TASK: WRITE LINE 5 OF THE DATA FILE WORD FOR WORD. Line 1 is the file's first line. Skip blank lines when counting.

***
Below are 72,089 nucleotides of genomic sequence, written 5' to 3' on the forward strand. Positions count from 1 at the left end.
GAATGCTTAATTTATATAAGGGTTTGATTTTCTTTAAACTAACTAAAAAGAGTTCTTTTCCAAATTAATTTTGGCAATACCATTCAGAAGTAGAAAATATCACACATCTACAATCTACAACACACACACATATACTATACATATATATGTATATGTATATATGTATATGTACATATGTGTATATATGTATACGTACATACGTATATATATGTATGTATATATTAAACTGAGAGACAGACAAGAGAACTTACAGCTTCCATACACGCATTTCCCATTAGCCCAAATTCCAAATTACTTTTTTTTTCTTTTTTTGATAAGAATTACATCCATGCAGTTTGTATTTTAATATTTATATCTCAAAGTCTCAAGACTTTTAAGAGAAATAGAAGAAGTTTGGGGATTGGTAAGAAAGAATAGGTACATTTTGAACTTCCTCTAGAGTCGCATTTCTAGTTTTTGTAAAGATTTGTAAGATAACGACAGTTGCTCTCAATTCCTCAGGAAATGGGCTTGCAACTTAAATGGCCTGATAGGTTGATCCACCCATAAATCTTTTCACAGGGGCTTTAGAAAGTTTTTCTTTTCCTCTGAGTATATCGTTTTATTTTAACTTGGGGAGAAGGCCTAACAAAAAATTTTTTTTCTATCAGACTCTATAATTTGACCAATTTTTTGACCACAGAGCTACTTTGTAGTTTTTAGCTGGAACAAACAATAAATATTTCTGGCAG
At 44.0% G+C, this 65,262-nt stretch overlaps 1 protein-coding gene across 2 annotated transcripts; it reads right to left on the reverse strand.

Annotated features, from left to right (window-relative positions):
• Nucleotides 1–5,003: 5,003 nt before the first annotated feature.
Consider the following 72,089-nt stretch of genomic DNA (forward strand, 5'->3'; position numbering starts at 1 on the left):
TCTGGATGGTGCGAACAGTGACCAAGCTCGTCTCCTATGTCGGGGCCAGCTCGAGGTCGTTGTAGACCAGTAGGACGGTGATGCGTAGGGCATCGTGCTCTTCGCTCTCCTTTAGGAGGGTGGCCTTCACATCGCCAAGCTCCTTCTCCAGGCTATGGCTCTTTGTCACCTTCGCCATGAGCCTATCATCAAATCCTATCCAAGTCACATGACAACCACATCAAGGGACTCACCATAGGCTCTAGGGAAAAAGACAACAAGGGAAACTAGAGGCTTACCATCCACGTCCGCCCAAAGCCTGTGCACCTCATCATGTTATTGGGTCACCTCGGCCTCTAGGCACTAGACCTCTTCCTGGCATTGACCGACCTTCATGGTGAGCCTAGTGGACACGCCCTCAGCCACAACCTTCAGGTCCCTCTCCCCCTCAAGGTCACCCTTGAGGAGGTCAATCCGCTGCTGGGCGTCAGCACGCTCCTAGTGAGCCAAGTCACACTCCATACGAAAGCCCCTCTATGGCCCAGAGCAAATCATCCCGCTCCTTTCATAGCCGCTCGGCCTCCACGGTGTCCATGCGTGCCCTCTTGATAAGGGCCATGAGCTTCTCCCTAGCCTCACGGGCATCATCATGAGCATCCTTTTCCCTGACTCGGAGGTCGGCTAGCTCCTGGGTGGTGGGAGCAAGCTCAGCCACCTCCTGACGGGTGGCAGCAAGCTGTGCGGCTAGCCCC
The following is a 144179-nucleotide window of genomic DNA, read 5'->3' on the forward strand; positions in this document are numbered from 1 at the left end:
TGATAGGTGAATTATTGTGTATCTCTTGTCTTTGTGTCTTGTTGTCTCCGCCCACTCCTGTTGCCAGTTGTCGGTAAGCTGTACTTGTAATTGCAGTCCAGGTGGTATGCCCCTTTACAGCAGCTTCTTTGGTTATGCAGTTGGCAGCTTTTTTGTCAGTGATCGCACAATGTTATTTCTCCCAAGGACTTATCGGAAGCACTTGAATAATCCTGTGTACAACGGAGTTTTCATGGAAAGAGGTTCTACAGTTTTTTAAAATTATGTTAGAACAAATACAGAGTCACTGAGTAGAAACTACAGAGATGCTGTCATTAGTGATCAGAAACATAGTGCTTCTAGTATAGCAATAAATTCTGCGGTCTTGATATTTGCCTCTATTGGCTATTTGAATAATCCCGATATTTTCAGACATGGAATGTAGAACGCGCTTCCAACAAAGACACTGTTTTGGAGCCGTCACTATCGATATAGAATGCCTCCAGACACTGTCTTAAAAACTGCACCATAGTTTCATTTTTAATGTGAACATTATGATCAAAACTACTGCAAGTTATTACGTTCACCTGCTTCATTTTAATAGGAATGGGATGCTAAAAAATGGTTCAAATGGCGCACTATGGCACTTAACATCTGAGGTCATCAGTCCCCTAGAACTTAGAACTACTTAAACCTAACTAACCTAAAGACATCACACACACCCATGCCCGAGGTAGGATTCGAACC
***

• Nucleotides 1–5,003: 5,003 nt before the first annotated feature.